And I told the now-president, you know, we don't want to push those people back under the table working for illegal wages, less than minimum wage. That hurts everybody. The native-born American has her or his wages go down when we don't give legal status to folks who want to and are contributing to our country.

GREENE: Los Angeles is a sanctuary city. I mean, this is a place where Donald Trump has said, if your city does not cooperate with rounding up people in the country illegally, Trump has threatened to withhold federal money. I mean, Justice Department, Homeland Security funds - couldn't this be a real problem?

GARCETTI: Well, two points - one, we've never declared ourself a sanctuary city; I'm still not sure what one is. And a study of so-called sanctuary city - counties shows lower unemployment, safer streets in areas that have welcomed immigrants, and we're certainly a welcoming city.

But second, you hurt America when you withdraw funds from Los Angeles. Take the Port of LA. Forty-three percent of all the goods that come into America come through the twin Ports of Los Angeles and Long Beach. Withdrawing federal funds to prevent radiological or biological terrorist attack, that doesn't just hurt Los Angeles - that hurts America.

GREENE: There are many people in California who did not vote for Donald Trump. What would you tell a resident of your city who would say to you - Mayor, please don't try to work with him? We want you to be a hub of resistance. You know, fight on. Fight hard. What do you tell a resident like that?

GARCETTI: Well, I would reassure them that we absolutely will fight on and fight hard for the values every single time anything from Washington under any administration or Congress threatens those. We will never back off of that. But I also have a responsibility as a mayor to make sure we reduce traffic, that we keep our streets safe.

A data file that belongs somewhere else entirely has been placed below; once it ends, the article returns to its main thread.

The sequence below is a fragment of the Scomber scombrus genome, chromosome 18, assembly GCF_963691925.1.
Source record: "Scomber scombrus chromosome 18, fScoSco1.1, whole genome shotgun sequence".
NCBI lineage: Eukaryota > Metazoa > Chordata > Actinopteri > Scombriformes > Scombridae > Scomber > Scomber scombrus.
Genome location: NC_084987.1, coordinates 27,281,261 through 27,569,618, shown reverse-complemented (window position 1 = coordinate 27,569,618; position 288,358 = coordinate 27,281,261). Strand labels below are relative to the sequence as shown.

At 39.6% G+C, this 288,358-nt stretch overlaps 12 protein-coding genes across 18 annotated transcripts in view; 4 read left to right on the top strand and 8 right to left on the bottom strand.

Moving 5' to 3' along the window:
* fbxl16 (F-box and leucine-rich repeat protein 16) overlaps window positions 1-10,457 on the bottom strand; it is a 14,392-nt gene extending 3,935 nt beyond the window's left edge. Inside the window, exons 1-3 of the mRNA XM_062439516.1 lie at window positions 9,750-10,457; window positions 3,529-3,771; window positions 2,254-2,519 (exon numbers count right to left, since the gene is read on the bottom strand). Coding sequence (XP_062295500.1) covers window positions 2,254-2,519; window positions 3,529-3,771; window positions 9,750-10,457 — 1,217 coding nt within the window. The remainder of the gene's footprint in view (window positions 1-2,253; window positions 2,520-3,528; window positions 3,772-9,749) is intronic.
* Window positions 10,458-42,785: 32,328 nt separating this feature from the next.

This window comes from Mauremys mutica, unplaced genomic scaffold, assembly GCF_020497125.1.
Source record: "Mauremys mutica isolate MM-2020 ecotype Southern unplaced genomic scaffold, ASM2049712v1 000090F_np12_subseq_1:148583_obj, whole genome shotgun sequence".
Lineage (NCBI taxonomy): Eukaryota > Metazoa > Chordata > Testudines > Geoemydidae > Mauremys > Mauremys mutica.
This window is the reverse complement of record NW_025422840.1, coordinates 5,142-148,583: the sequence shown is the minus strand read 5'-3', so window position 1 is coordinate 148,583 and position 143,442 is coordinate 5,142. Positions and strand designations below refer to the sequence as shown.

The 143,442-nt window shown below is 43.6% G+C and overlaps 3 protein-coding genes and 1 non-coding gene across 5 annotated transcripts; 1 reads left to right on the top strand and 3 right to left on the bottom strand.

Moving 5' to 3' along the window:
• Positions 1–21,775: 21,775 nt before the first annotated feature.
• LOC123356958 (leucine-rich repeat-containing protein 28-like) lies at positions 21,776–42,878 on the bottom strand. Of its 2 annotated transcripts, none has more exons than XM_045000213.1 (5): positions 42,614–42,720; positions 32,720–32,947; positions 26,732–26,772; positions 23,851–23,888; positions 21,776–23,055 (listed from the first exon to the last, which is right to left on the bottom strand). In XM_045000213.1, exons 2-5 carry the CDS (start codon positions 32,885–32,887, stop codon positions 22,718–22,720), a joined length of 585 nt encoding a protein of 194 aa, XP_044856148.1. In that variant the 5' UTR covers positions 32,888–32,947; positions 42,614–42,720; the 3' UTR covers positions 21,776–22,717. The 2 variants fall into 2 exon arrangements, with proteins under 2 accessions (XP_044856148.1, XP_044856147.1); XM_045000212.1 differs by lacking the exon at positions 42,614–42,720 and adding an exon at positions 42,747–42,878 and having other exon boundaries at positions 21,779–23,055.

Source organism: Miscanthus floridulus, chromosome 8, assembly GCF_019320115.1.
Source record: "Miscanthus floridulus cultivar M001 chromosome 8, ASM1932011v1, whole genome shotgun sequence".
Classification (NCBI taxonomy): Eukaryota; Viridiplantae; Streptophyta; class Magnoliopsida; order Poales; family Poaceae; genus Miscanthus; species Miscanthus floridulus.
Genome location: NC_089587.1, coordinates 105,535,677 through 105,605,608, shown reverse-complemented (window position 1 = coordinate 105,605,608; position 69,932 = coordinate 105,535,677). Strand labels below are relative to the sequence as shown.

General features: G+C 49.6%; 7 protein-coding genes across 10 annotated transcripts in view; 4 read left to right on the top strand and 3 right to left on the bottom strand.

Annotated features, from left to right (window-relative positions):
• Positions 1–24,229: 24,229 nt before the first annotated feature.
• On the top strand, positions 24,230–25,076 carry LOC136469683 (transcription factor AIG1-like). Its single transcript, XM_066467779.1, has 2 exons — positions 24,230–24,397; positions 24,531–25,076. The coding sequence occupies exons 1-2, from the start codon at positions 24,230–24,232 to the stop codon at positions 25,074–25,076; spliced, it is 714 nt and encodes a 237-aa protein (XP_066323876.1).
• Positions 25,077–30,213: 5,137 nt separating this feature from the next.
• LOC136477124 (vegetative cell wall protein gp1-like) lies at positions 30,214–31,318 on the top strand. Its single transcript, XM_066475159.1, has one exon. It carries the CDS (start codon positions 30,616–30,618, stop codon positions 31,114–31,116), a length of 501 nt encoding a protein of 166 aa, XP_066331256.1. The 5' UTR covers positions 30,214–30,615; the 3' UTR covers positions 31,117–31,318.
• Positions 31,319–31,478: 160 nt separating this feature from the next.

You know, I've worked well - long before this president with people on both sides of the aisle. But it is the responsibility, I think, of anybody in elected office to look for opportunities to help serve their people. And we have to think less about who is the most powerful person in this country and think more about who's the most vulnerable. And where I can find those opportunities with anybody, including our new president, I will do that. But I won't let anybody, even the most powerful person in this country, trample our values or our Constitution. And no matter who's in the White House, I am incredibly vigilant about that and will continue to fight that fight.

GREENE: I do love that you can talk to the mayor of a small town or the mayor of a massive city and the conversation probably won't end without either potholes or traffic coming up. I like that.


GARCETTI: Exactly, always.

GREENE: All right. Mayor Garcetti, always great to talk to you. Thank you so much.

GARCETTI: Wonderful to chat with you. Thank you.

GREENE: That is Eric Garcetti, the mayor of Los Angeles. Transcript provided by NPR, Copyright NPR.